Oh yes I remember that the nights were buzzing.
Cats opened one eye and slept on,
they were old but they waited to die later.
Though the street was a path, the road all gone,
a weeded way to my doorstep was all you needed.
I waited for you and listened while soft rain fell.
Meanwhile waves would bring in shell by shell on the beach.
As buzzing insects died in candle flames,
the cats slept on. Home was us both.
You said you found me by the track of shells.
I hated sound of rain and silence each,
the covering of crisp small deaths in light
that made me cry, before, unexpectedly at night,
the door went open wide and it was you once more.
No, I didn’t cry of you but over moths, I tell you now.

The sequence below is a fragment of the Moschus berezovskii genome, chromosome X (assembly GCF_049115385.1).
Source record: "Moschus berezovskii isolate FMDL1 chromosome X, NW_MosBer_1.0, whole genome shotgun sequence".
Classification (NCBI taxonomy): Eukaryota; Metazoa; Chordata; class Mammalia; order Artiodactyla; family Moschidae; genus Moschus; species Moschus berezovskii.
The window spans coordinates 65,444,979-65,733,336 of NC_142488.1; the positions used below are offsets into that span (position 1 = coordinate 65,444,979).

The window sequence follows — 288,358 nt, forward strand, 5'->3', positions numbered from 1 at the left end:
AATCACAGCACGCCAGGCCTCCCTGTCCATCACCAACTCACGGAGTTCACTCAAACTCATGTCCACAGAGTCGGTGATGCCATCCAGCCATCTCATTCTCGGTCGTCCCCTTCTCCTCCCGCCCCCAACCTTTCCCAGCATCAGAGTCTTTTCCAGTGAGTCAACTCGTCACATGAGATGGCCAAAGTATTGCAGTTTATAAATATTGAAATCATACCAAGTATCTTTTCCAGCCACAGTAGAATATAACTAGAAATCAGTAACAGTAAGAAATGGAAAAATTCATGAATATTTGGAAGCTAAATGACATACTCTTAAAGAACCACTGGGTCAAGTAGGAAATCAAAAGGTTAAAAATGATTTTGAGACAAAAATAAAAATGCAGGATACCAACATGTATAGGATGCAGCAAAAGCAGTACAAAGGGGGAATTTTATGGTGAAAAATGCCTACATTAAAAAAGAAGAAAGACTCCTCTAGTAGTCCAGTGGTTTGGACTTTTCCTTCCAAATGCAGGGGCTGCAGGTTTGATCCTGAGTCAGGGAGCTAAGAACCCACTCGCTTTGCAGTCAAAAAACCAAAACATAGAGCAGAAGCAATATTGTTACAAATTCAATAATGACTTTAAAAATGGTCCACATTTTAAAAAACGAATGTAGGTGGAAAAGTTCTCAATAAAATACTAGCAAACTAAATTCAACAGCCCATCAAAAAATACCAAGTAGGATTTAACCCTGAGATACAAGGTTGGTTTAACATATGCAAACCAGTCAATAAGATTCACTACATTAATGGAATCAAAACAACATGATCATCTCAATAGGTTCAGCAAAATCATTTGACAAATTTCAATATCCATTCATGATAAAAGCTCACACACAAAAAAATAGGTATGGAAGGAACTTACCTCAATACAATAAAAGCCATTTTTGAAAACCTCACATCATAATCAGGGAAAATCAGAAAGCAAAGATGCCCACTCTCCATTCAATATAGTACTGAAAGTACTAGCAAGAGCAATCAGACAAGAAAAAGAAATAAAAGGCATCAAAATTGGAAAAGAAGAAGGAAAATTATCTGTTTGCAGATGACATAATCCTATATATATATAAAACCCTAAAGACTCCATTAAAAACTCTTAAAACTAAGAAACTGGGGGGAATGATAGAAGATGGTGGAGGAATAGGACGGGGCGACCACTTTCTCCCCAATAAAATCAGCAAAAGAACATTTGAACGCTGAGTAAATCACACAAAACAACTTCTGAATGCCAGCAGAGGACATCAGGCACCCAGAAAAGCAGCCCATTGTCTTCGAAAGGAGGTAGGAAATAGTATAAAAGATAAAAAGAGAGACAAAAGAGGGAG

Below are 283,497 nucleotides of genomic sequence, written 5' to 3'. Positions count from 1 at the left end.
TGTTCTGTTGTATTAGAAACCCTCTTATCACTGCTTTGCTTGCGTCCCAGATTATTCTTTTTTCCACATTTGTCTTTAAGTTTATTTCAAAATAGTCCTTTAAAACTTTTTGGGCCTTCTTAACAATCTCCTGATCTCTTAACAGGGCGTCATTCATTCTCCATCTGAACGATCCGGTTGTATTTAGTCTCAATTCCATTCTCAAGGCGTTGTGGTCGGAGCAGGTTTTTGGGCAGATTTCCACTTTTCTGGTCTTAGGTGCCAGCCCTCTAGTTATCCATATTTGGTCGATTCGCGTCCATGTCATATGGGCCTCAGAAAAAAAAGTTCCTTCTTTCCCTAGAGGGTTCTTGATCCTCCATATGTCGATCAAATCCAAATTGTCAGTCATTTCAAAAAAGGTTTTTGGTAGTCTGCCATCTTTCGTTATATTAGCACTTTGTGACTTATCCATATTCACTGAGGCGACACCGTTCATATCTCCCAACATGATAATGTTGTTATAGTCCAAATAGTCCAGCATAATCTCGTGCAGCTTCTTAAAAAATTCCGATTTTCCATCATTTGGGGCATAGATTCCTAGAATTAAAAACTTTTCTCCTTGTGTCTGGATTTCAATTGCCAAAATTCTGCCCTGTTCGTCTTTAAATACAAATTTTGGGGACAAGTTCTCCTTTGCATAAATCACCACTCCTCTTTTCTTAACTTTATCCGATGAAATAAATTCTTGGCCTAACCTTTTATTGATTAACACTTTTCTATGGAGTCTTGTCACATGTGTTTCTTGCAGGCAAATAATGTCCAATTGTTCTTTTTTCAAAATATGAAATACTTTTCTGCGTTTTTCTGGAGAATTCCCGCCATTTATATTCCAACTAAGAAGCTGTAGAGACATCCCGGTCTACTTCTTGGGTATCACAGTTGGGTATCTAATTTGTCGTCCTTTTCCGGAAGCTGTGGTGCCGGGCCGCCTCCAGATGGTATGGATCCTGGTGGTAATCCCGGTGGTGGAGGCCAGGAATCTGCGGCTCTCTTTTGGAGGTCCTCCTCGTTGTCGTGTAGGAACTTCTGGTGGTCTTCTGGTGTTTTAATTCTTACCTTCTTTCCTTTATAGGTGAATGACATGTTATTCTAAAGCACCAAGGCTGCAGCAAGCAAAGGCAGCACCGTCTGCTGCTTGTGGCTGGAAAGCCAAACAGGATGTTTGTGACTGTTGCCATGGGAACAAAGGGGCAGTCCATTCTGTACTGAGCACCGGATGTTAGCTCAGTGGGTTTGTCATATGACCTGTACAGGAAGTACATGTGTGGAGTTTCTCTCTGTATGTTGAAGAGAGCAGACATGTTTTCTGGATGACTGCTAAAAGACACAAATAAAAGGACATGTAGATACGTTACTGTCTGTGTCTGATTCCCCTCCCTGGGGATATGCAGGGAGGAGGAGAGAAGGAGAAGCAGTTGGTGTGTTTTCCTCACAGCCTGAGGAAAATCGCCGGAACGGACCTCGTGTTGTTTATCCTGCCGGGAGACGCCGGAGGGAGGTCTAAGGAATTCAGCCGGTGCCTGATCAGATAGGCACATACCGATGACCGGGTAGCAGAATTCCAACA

Years later when you lied here beside me
and rain was pouring, loud like always,
buzzing insects cried. You never heard them. You say
moths don’t burn in candle flames. The roof went leaking,
some cats died, children came and moved out.
The buzzing went on though, like your stay.
By then we had found reasons, as you told me
why the past was us, that we were like all seasons
and night owls had to die once, anyway.
You seemed to know why life was cruel.
Why did we keep the plates, knives and scissors, the love,
after eating, cutting food, paper, getting offspring –
because we might need all of it again, you said.
Because we can not do without.
But did we really need the candles?
And you would always look for good alternatives,
trying to find the reincarnations of moths in butterflies,
long after the longing, after the dining, the wine.
The children have their own breed now. Let’s save a night owl.
We need not burn the candles anymore.